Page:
The recent announcement that an EU embargo on Iranian oil imports is to be put in place serves to up the ante in the ongoing tension between the West and the Islamic Republic over Iran’s nuclear programme. Iran’s pledge to close the Strait of Hormuz, through which 20 percent of the world’s oil supplies are transported on a daily basis, if new measures are taken against it will now be tested, bringing closer the prospect of military confrontation. Moreover, the EU announcement comes on the back of a series of Iranian military exercises involving missile tests close to the strait, and in the wake of the successful downing, intact, of a US spy drone by the Iranian military.
What shouldn’t be lost amid the welter of anti-Iranian propaganda presented as serious analysis of this escalating stand-off in the West, is that the current obsession with Iran as the embodiment of evil is the product of a colonial mindset that remains every bit as entrenched in the collective psyche of western elites today as it was back when Iran was viewed by those same elites as the metaphorical equivalent of an ATM machine – available for their sole and unimpeded use as a source of cheap natural resources.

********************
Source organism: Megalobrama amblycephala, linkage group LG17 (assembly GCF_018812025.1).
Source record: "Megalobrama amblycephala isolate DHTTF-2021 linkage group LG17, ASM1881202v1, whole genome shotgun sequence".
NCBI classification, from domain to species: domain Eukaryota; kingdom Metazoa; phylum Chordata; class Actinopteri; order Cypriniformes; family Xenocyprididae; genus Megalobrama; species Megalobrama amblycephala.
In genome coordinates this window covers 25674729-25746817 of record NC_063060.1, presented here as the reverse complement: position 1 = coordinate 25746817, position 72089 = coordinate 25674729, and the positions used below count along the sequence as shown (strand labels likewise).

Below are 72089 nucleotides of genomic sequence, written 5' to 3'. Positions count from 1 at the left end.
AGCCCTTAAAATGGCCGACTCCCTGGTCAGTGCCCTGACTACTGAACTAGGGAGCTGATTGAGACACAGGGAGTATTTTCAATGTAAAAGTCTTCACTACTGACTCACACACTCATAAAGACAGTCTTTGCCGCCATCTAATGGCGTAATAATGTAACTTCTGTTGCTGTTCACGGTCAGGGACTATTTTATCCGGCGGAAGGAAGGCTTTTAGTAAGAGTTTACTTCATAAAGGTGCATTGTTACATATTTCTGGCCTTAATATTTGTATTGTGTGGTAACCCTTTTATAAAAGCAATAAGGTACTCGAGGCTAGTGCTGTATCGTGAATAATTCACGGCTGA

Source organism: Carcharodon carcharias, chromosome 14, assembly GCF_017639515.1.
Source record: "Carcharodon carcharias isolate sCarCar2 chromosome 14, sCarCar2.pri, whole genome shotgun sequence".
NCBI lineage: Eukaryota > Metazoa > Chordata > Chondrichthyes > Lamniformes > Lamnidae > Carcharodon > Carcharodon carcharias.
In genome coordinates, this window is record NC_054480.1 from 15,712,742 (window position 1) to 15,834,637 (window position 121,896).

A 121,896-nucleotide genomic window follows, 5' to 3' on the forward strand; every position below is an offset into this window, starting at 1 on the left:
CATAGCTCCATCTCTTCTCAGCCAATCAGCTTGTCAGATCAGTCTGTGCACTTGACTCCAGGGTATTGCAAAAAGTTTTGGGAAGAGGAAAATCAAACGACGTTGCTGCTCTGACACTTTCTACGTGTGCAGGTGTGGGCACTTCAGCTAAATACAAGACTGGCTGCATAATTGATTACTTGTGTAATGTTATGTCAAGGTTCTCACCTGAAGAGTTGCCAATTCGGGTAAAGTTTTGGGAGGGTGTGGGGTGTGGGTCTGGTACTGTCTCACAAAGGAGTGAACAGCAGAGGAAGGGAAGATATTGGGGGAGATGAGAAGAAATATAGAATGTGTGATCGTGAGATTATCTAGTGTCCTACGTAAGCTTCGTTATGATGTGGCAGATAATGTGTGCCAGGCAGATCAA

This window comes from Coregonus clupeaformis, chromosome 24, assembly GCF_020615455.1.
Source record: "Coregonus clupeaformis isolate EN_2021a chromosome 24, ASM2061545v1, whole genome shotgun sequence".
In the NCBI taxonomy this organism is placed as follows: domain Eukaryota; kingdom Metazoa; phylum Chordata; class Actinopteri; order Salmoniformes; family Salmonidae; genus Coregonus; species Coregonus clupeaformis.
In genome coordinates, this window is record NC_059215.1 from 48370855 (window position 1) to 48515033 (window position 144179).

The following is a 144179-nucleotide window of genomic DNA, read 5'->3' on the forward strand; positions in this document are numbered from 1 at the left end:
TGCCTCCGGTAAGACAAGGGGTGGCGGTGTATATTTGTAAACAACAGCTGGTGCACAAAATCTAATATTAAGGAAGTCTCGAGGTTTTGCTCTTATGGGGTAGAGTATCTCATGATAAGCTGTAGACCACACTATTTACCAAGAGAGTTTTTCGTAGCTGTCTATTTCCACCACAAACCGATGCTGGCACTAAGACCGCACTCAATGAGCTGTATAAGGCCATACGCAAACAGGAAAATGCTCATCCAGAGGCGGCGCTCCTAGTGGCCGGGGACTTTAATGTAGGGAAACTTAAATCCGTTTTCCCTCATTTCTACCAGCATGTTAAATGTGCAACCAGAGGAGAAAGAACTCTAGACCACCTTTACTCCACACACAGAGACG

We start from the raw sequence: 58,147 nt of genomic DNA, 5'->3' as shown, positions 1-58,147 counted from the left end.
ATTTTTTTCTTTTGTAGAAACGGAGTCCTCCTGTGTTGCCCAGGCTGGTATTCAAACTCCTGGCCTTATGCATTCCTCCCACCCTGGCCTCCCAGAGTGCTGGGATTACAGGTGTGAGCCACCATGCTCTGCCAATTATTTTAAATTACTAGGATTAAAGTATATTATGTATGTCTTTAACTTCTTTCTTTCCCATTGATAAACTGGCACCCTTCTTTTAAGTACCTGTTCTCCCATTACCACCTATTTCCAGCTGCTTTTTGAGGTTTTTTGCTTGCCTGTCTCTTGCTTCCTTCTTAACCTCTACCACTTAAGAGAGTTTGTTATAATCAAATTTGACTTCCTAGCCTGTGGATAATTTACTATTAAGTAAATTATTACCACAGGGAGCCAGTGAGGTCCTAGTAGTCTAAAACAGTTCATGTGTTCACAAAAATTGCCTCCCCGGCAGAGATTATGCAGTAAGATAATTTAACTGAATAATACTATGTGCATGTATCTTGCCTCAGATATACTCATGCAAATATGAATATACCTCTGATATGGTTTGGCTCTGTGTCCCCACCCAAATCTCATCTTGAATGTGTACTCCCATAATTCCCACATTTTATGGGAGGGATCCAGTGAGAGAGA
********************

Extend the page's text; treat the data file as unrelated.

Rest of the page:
Over the past year the momentum towards war has been building at an alarming pace. Hawks in Israel and the US have been exerting increasing influence over the issue, and most recently we have witnessed a more bellicose position being adopted the British government. In this those friends of liberty and human rights, the Saudis, have exerted themselves in the role of cheerleader in chief.
In that time we have witnessed the expulsion of the Iranian Ambassador and his staff from Britain in response to an attack on the British Embassy in Tehran, the uncovering by US intelligence of an alleged Iranian plot to assassinate the US Saudi ambassador, and from inside Iran there have been reports of explosions at various nuclear sites, along with the assassination of key personnel within the country’s nuclear programme.
The logical conclusion to be drawn from the aforementioned, not to mention the devastation suffered by Iraq and NATO’s intervention in Libya, has to be that if Iran was not engaged in the development of a nuclear weapon before, it would be foolish not to be developing one now.
Ever since the fall of the Shah in 1979 and the emergence of the Islamic Republic in the place of his pro-western regime, Iran has been the object of deep hostility. A history of colonial exploitation dating back to the early 20th century, throughout which the nation’s oil resources were plundered mainly by British oil companies, was compounded by the western orchestrated coup to bring down the then Iranian Prime Minister, Mohammad Mossadegh, in 1953 for the crime of nationalising those same resources.